President Biden on Monday laid out his vision for rebuilding the American economy, which includes ensuring taxpayers’ money is being spent to help revive the U.S. manufacturing sector.
“I don’t but for one second that the vitality of American manufacturing is a thing of the past,” Biden said during a press event on Monday. “American manufacturing … must be part of the engine of American prosperity now. That means we are going to use taxpayers’ money to rebuild America – we’ll buy American products and support American jobs.”
Biden said one way he planned to use taxpayers’ dollars to “rebuild America” was to ensure that the $600 billion the government spends annually on procurement goes towards supporting American – not foreign – jobs and businesses.
The president said there’s a law that’s been in place for roughly 100 years towards those ends, but “these previous administration didn’t take it serious enough,” alleging that federal agencies waived the “buy American” requirement and that big corporations have long fought for loopholes to redirect those taxpayer dollars to foreign companies.
Under the Trump administration, Biden said, the federal government’s contracts and awards given to foreign companies went up 30%.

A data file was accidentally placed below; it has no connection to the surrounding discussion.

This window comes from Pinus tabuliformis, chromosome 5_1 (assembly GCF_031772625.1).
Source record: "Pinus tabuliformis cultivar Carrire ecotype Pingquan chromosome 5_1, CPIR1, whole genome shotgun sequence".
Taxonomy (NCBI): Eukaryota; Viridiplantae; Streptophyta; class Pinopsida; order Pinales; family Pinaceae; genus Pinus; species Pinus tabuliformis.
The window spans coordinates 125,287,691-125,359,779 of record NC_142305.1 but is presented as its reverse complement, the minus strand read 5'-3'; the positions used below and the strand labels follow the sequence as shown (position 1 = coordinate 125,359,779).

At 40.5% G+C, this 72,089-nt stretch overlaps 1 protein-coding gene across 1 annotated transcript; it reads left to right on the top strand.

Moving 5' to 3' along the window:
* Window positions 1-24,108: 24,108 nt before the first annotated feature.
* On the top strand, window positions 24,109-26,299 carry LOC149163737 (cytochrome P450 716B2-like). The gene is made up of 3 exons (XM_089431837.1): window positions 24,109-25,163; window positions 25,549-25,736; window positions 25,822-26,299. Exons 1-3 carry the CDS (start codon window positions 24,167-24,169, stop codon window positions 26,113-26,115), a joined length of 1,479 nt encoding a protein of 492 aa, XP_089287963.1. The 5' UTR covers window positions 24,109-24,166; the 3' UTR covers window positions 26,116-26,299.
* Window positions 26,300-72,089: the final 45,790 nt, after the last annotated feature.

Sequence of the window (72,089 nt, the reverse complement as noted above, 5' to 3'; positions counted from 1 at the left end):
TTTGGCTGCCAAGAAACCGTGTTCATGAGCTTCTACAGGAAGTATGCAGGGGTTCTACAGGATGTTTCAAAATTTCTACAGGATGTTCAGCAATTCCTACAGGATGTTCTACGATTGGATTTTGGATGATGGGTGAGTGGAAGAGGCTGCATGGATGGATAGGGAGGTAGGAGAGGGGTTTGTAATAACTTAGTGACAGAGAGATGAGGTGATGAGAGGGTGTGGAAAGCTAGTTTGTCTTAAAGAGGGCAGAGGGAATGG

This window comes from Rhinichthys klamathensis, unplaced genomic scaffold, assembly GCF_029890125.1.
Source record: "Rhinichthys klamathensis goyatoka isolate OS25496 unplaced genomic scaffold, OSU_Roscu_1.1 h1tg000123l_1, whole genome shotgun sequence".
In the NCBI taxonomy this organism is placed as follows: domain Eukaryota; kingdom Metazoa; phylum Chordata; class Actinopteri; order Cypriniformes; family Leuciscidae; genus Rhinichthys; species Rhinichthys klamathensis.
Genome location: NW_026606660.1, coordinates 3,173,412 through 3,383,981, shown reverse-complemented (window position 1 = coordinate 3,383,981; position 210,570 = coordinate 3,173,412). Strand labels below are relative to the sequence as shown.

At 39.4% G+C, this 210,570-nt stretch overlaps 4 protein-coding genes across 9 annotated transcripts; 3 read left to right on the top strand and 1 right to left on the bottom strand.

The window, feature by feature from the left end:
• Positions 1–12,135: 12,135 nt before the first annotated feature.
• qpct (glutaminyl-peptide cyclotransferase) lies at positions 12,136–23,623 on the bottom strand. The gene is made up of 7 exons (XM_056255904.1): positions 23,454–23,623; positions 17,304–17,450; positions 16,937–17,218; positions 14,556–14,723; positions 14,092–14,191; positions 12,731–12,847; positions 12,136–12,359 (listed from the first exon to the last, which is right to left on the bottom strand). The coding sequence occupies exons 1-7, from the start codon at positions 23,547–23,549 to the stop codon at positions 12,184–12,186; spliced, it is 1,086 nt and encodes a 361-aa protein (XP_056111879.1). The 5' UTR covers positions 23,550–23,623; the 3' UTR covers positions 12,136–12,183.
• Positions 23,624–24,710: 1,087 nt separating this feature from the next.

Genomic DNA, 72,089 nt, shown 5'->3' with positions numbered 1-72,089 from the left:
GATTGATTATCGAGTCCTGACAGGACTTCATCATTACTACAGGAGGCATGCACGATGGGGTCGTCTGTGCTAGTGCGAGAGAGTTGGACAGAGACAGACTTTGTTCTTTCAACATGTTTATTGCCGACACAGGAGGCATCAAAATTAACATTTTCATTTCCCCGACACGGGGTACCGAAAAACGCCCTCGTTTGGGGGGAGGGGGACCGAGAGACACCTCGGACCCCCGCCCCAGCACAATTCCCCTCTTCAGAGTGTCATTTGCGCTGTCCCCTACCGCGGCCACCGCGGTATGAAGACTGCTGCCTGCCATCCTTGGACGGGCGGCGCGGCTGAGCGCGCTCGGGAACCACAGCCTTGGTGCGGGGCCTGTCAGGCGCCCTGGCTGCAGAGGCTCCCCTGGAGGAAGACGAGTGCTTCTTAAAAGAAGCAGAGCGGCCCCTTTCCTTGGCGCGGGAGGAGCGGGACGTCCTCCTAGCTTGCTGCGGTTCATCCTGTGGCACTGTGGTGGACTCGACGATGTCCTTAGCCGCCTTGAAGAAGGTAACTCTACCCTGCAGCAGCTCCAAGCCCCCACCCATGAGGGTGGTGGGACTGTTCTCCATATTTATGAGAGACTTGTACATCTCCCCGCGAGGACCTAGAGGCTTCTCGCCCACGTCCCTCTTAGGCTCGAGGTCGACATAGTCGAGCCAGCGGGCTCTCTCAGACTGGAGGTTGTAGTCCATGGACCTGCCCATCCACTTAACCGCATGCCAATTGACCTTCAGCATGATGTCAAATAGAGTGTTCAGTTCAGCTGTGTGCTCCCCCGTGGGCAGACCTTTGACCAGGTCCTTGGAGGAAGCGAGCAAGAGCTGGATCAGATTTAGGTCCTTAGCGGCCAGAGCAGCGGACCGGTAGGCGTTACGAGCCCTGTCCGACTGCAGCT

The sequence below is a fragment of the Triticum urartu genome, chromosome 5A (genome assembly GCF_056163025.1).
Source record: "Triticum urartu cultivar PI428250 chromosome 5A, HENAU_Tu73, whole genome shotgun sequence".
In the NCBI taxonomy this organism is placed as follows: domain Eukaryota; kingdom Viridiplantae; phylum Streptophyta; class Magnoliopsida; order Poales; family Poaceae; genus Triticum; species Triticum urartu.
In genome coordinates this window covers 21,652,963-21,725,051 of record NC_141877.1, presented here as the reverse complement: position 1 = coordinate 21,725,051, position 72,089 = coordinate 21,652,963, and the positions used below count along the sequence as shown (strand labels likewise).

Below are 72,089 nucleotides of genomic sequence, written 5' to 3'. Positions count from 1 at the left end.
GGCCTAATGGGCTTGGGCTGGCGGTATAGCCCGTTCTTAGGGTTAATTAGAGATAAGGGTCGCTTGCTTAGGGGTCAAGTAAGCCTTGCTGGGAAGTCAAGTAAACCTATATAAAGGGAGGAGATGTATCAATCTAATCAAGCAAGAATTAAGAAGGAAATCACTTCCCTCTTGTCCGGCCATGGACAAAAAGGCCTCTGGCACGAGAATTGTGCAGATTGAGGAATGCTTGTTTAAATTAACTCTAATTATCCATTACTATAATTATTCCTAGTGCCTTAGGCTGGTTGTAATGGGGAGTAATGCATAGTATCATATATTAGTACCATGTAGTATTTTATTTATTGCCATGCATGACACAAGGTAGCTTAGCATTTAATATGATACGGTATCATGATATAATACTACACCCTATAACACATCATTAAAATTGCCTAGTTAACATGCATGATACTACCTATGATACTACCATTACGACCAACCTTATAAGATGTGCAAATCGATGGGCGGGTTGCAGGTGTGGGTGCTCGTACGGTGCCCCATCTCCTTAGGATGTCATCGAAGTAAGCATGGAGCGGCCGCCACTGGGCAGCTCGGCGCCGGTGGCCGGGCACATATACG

“The result? Tens of billions of taxpayers’ dollars supporting foreign jobs and foreign industries,” Biden explained.
Biden’s Buy American agenda hinges on investing in American products and companies “up and down the supply chain.
He signed an executive order on Monday aimed at increasing factory jobs, which have slumped by 540,000 since the pandemic began last year.
Biden’s order would modify the rules for the Buy American program, making it harder for contractors to qualify for a waiver and sell foreign-made goods to federal agencies. It also changes rules so that more of a manufactured good’s components must originate from U.S. factories. America-made goods would also be protected by an increase in the government’s threshold and price preferences, the difference in price over which the government can buy a foreign product.
While Trump also issued a series of executive actions and tariffs with the goal of boosting manufacturing, he didn’t attempt to rewrite the guidance for what constitutes a U.S.-made component or tighten the process for granting exemptions to buy foreign goods, a key difference from Biden’s agenda, Biden’s administration said.
Biden has signed a slew of executive orders during his first days in office as his broader $1.9 trillion economic recovery plan shows few signs of advancing through Congress.